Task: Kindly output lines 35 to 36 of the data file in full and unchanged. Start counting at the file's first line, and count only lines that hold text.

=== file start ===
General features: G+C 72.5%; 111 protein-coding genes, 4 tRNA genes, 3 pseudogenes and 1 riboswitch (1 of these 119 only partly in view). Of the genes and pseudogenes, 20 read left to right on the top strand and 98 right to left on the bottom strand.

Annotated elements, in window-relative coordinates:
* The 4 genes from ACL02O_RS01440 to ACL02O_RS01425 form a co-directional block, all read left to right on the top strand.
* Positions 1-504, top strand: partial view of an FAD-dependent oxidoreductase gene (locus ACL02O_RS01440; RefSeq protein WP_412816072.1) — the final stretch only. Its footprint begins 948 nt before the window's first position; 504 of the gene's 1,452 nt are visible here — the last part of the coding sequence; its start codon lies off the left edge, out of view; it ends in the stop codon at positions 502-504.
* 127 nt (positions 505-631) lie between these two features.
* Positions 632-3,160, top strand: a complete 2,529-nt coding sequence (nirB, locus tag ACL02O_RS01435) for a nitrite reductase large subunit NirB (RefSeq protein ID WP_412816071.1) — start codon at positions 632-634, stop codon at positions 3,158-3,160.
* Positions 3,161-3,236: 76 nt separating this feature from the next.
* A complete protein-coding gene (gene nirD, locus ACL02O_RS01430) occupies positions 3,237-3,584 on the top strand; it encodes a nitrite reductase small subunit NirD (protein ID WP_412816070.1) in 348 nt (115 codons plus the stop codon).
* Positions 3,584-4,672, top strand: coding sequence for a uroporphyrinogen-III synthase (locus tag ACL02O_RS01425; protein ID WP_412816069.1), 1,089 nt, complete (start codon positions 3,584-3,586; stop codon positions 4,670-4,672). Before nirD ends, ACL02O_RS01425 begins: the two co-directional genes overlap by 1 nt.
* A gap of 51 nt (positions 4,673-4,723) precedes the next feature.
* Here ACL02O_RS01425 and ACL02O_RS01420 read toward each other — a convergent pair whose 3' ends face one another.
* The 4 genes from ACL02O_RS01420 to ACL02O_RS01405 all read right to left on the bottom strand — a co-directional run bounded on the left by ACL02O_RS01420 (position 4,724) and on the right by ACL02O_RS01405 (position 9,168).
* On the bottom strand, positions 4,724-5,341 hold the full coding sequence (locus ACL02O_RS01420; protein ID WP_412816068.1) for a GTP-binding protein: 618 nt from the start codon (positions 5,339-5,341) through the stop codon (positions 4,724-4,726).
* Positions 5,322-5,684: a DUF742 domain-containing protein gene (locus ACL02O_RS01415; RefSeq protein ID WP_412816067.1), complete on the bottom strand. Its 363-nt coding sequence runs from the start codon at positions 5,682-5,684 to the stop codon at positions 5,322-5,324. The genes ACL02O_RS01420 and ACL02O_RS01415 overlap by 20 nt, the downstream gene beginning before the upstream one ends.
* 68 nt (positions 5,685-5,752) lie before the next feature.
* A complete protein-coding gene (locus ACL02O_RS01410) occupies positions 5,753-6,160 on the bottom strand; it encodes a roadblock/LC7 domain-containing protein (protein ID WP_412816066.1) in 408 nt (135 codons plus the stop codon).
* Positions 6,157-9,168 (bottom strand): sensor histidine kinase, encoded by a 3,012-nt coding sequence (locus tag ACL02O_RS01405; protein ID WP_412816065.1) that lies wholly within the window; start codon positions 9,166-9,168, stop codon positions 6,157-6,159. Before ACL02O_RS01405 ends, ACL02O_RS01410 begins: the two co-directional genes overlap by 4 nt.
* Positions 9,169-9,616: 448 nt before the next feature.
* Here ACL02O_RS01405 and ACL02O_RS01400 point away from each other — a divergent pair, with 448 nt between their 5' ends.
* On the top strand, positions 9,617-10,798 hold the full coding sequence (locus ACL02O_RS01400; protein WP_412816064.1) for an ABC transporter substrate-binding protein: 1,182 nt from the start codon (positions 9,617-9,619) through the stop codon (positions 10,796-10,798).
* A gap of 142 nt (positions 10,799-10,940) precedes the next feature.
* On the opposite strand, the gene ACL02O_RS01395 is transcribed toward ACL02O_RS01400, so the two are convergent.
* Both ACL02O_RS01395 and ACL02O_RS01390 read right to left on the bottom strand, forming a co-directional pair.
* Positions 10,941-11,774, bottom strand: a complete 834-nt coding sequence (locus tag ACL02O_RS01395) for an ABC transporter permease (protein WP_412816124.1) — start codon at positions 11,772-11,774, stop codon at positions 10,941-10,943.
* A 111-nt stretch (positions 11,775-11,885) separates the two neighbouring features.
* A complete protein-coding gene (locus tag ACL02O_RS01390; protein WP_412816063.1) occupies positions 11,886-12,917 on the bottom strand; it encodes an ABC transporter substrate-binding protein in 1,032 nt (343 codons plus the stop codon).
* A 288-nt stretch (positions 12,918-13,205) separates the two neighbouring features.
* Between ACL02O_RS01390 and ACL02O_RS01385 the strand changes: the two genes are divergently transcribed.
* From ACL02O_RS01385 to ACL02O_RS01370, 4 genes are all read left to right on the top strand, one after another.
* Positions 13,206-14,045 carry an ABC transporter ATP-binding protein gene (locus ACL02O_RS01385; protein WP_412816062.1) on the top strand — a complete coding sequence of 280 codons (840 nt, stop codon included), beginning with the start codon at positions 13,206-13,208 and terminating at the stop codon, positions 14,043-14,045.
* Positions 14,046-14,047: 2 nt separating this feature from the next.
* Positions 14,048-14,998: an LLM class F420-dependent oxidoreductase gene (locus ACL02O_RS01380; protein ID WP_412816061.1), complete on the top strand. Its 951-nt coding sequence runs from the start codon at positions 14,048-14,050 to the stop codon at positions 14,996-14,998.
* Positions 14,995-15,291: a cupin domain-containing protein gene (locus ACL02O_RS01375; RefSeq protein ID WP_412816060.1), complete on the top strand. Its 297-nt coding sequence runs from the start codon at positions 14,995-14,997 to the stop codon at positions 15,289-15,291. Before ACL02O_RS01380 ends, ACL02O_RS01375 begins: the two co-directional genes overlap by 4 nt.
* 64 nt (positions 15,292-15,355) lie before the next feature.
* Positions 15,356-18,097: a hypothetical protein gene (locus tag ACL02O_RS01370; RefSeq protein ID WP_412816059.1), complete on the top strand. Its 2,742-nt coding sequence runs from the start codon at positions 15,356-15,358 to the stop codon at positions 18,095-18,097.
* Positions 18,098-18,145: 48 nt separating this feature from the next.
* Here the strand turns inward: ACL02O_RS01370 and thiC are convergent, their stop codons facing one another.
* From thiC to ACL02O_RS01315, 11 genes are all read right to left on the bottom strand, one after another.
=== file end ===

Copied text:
* Positions 15,356-18,097: a hypothetical protein gene (locus tag ACL02O_RS01370; RefSeq protein ID WP_412816059.1), complete on the top strand. Its 2,742-nt coding sequence runs from the start codon at positions 15,356-15,358 to the stop codon at positions 18,095-18,097.
* Positions 18,098-18,145: 48 nt separating this feature from the next.